The Gay Community: Begone, Archaic Myths


Right down from the labeling of AIDS as GRID, or Gay-Related Immune Deficiency, this community has historically faced rampant discrimination and stereotyping at the hands of their own family, friends, employers, healthcare providers, and government.

“Many LGBT people are too shy to go to health centers to get services as they face a lot of discrimination when they get there. There is an idea that you can contaminate people somehow. I came out as bisexual the same year as I started RUMI and I’ve experienced many difficult situations since. Once I went to get tested for HIV and I realised the doctor did not want to touch me. They separated me from the rest of the people in the clinic. That really brought my heart down. If it can happen to me, who can stand up for myself, what will happen to those who cannot speak out?”

–         Brian Byamukama, founder of RUMI (Rural Movement Intitiative) 

This discrimination however didn’t restrict itself to the AIDS crisis. Homophobia, so deeply embedded in society, continued to persevere, even in an age where queer rights were on the rise.

Ignoring the past, no matter how unpleasant, isn’t the solution but tackling it head-on, dismantling, and obliterating it? Yes, please.

Here are a few of the cobweb-ridden myths that were and still are propagated by homophobic culture:


Pedophilia, the wolf in homosexual sheep’s clothing 

One myth perpetuated shamelessly by homophobic culture, is an apparently iron-clad link between pedophilia and homosexuality. The power of this myth lies in the apparent threat to children, because who would ever risk their child’s safety?

Anti-gay activists don’t shy away from asserting gay men as child molesters. A far cry from the truth, it has no statistical or factual background, with scientific research giving no evidence to back these claims. 

In one review of the scientific literature, Dr. A. Nicholas Groth wrote: 

“Are homosexual adults in general sexually attracted to children and are preadolescent children at greater risk of molestation from homosexual adults than from heterosexual adults? There is no reason to believe so. The research to date all points to there being no significant relationship between a homosexual lifestyle and child molestation. There appears to be practically no reportage of sexual molestation of girls by lesbian adults, and the adult male who sexually molests young boys is not likely to be homosexual”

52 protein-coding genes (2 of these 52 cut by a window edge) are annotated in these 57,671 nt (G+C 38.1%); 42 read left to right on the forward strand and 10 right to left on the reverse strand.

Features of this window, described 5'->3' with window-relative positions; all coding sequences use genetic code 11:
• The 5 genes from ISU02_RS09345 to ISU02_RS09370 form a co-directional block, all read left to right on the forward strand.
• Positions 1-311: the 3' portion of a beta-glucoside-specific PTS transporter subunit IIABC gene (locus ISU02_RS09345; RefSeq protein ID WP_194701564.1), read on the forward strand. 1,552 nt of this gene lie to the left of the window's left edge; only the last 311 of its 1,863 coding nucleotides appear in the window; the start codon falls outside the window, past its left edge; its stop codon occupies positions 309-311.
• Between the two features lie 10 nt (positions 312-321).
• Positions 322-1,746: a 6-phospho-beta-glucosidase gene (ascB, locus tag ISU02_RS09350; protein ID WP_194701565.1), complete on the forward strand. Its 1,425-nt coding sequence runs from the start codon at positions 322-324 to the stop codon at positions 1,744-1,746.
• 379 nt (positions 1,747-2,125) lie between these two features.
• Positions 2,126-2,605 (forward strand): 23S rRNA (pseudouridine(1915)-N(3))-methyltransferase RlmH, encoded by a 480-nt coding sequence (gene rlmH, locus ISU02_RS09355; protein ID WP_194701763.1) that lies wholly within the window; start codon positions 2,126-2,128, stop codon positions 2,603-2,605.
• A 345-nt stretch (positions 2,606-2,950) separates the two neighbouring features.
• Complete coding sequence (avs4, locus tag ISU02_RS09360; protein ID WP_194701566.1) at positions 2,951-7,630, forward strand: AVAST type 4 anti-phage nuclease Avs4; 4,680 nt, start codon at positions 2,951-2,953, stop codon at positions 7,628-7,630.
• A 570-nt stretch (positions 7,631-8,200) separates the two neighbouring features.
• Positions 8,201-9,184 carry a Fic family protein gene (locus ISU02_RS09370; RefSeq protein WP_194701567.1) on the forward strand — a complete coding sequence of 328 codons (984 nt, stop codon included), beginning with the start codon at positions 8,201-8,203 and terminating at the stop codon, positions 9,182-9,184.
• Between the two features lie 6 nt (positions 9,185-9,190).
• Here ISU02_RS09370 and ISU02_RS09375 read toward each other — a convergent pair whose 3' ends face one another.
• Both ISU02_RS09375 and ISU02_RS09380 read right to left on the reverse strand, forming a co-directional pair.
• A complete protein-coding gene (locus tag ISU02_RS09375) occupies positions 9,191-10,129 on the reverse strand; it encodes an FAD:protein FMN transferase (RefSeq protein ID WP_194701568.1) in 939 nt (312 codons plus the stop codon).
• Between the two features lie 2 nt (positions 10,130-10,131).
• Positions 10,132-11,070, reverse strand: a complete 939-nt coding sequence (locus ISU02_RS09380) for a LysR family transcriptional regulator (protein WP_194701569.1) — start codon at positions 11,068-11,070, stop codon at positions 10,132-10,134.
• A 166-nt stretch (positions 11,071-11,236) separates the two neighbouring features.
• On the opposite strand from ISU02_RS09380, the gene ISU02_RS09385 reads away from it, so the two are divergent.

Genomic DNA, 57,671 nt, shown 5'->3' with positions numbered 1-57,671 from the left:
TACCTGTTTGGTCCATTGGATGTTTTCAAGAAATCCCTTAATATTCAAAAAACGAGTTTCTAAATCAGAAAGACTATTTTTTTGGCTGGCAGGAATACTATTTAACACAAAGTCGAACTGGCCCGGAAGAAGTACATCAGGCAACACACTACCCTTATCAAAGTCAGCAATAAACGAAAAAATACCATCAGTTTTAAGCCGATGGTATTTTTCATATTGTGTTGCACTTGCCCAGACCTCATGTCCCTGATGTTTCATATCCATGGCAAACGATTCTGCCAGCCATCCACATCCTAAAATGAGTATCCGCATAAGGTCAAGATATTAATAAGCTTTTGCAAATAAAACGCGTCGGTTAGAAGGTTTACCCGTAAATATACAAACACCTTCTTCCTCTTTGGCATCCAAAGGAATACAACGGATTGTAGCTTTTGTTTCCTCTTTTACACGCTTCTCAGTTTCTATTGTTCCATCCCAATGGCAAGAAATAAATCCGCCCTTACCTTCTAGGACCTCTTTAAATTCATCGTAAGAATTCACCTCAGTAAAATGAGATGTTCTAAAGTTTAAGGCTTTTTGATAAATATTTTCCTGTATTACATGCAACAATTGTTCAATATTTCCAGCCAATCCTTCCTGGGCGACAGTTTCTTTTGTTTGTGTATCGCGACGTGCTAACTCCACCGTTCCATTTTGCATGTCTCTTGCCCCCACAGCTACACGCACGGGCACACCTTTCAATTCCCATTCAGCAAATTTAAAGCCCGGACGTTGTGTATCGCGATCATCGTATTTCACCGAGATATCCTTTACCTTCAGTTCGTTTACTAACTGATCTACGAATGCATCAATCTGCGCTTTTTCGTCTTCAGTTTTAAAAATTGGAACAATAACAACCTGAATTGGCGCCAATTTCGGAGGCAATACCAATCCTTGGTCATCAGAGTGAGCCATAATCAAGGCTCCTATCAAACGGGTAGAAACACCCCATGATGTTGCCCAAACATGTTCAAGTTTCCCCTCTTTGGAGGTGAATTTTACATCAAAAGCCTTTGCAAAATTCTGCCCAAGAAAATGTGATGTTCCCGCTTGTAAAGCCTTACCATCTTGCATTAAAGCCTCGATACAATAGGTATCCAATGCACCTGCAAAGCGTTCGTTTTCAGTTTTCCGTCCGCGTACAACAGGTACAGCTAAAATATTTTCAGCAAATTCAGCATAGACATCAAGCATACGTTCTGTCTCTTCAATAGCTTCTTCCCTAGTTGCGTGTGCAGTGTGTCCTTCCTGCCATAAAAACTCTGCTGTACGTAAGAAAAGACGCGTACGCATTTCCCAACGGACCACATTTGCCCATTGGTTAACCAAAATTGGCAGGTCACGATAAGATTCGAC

(Groth & Gary, 1982, p. 147).

In conclusion: No, gay men are not psychopaths waiting outside schools with candy to lure kids, contrary to what anti-gay propaganda wants you to believe.



Same-sex couples make second-rate parents

A major hurdle in the path of same-sex couples wanting to adopt, this myth once again finds its footing it in the out-dated view of the traditional, ‘ideal’ family; a husband, a wife, and kids.

A question of “Will Children Raised in Homosexual Households Become Gay Or Face Sexual Identity Crises?” is often raised. The answer to this is put succinctly (and even a tad bit wryly) by one researcher, “If heterosexual parenting is insufficient to ensure that children will also be heterosexual, then there is no reason to conclude that children of homosexuals also will be gay.” 

 Be it their emotional development or otherwise, studies show that children brought up by same-sex couples do just as well as those raised by heterosexual couples.

In “Children of Lesbian and Gay Parents,” a 1992 article in Child Development, Charlotte Patterson states, “Despite dire predictions about children based on well-known theories of psychosocial development, and despite the accumulation of a substantial body of research investigating these issues, not a single study has found children of gay or lesbian parents to be disadvantaged in any significant respect relative to children of heterosexual parents.”

A homophobic weapon that works pre-emptively too, it is also extremely discouraging for gay kids to hear that they will not make good parents on account of not fitting into the ‘traditional nuclear family’ as projected by a heteronormative society. 


All gay men are effeminate 

This one can be traced centuries back, as it stemmed from the origin of the word ‘gay’ which originally meant happy, cheerful, colourful, and flashy. This stereotype has been fed to us by television and rom-coms for countless years, usually projecting the trope of an effeminate gay best friend who loves fashion and knows his way around make-up. 

While it may be true for a fraction of gay men, it leaves the men who don’t fit into this narrow, constrictive stereotype at a peculiar disadvantage; when the representation of your community is so skewed, it’s hard to relate and identify in the first place. 

Being gay doesn’t imply having to confine oneself to any extremes of femininity or masculinity; that’s up to the individual, always.


Being gay is a choice

One of the most dangerous myths surrounding the gay community is the belief that homosexuality is a ‘condition’ that can be ‘cured’ and that being straight is the only natural sexual orientation. This myth can lead to a spectrum of problems; casual denial from friends and family, right up to conversion therapy, and death.

In an issue of the Science Magazine, geneticist Andrea Ganna performed a genome-wide association study on nearly half a million participants to study genes associated with sexual orientation and found loci implicated in same-sex sexual behaviour indicating that, like other behavioral traits, non-heterosexual behavior is polygenic.

It isn’t against nature but is a matter settled by nature, not swayed by any whim, threat or compulsion besides one’s fundamental wiring.


Written by Kavya Cocasse for MTTN

Edited by Mihika Antonia Dean for MTTN

Featured Image by (Instagram)

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